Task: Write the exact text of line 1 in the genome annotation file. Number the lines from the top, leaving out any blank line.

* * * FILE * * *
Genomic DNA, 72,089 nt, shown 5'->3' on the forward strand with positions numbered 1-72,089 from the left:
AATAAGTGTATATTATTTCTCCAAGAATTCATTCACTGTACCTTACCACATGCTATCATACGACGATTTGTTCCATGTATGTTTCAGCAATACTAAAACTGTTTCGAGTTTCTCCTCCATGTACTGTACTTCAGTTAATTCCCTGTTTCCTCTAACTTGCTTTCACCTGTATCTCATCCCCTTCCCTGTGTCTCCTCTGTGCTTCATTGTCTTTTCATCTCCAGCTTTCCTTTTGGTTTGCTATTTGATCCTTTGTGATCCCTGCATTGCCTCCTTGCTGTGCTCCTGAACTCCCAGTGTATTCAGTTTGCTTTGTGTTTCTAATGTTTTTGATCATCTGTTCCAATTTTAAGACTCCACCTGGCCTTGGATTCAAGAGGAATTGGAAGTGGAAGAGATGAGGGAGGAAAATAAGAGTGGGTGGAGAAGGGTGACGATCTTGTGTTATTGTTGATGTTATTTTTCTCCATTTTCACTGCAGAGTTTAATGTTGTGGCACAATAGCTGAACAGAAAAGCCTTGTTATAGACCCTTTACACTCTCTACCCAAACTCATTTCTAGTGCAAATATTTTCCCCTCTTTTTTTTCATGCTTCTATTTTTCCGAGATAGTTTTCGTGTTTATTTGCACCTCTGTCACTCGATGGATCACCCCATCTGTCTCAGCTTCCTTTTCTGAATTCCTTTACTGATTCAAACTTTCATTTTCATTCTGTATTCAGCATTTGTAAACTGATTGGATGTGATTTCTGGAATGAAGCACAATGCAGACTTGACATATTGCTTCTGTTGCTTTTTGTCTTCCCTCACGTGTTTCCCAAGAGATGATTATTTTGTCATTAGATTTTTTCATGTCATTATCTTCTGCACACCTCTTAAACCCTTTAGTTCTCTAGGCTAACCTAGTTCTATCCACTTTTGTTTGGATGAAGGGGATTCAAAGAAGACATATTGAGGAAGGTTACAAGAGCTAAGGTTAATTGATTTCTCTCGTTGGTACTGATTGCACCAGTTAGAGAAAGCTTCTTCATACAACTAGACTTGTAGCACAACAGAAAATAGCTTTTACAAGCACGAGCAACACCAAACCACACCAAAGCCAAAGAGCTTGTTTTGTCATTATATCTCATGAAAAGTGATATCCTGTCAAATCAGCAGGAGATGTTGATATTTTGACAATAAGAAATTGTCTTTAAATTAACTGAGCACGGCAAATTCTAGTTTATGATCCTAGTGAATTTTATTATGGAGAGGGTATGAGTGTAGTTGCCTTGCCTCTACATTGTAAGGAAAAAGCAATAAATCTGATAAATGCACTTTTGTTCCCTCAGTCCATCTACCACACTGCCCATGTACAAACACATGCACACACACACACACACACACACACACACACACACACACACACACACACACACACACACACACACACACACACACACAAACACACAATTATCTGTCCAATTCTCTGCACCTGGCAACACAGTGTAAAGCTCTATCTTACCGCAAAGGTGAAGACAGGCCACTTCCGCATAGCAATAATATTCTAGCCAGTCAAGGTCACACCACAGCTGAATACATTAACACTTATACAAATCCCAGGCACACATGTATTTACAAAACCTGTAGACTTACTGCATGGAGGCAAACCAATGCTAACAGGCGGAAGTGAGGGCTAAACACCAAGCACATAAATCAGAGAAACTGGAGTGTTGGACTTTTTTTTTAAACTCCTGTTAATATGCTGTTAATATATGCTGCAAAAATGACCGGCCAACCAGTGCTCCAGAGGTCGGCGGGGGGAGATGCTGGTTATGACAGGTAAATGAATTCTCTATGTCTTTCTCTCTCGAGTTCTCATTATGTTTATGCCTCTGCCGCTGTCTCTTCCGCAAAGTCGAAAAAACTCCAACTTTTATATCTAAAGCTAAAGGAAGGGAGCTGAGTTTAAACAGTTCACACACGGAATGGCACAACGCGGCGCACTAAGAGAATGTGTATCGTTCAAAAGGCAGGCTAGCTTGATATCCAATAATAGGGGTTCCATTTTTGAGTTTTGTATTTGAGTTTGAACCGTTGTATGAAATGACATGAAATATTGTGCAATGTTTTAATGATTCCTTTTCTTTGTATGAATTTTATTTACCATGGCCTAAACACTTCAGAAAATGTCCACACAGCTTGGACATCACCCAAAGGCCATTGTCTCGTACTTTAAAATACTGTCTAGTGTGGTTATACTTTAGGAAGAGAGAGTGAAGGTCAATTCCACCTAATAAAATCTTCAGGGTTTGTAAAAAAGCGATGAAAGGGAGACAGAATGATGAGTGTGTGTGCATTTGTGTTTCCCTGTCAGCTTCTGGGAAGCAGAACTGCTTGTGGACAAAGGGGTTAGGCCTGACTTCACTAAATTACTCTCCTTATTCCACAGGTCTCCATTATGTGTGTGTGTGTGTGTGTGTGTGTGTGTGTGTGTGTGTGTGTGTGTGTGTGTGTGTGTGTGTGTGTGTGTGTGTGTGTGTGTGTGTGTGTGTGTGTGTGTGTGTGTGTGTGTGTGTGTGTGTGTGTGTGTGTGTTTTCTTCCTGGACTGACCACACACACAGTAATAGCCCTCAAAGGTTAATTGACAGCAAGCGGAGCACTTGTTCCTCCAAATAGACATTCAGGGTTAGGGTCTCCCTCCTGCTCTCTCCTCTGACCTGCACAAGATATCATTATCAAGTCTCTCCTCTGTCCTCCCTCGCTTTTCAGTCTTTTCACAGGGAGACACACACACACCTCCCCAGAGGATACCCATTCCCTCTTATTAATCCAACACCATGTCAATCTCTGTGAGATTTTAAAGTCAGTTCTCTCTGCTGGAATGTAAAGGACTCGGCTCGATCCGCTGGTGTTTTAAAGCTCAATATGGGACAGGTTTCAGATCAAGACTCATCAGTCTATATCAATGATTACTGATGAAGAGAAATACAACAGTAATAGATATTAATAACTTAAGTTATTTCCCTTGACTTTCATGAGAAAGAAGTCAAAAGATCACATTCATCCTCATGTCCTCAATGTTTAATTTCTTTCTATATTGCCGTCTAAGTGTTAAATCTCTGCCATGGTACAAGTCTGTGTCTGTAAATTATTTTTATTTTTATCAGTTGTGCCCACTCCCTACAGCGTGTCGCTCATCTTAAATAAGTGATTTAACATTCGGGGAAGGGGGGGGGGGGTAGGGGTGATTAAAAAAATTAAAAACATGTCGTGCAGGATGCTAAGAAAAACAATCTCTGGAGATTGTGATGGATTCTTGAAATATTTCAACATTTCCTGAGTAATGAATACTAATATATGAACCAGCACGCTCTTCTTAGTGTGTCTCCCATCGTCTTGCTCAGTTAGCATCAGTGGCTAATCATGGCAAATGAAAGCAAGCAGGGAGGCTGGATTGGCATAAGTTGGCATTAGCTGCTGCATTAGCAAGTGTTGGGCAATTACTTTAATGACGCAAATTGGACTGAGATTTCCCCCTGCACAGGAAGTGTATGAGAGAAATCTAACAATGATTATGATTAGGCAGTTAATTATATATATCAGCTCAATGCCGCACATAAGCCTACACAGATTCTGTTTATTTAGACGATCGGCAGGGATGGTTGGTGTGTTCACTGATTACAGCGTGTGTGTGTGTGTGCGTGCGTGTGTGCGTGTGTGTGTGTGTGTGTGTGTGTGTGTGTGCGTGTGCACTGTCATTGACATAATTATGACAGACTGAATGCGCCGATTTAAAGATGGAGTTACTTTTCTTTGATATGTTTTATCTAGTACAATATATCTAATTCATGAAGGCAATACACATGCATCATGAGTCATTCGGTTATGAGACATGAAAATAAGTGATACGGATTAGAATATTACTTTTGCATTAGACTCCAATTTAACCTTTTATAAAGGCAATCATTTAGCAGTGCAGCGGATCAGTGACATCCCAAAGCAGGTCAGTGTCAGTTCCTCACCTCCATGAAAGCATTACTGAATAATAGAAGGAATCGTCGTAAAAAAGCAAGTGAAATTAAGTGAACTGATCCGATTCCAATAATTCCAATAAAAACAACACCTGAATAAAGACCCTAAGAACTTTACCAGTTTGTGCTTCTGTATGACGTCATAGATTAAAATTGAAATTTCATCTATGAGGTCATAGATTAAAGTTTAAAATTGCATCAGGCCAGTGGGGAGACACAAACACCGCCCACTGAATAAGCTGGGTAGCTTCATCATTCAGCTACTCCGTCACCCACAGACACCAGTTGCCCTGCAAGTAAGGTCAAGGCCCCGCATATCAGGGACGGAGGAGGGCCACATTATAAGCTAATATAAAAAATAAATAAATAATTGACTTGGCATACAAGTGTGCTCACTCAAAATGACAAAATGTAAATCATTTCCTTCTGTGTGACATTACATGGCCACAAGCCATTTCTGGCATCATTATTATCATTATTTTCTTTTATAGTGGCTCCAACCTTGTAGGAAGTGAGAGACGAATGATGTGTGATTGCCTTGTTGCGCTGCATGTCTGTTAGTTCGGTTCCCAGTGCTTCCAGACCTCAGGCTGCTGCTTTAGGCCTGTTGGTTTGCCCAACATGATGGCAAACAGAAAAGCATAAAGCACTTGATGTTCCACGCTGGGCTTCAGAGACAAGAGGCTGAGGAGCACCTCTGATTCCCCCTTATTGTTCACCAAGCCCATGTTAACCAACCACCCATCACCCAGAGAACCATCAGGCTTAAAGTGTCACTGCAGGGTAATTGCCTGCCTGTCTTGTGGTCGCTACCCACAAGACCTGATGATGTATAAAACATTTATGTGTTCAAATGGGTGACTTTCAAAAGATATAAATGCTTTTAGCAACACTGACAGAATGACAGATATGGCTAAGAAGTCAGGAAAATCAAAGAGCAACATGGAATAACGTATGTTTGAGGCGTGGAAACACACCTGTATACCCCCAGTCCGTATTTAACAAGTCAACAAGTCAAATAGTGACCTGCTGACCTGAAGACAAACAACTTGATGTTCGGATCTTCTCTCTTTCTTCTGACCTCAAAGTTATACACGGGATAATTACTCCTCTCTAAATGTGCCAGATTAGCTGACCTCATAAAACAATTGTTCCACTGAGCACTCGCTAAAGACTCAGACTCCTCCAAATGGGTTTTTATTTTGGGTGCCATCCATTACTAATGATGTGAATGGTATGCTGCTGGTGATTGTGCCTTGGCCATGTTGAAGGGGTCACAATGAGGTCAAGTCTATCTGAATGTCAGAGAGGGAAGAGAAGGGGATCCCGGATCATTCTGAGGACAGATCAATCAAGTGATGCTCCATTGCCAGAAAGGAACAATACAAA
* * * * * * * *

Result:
Genomic DNA, 72,089 nt, shown 5'->3' on the forward strand with positions numbered 1-72,089 from the left: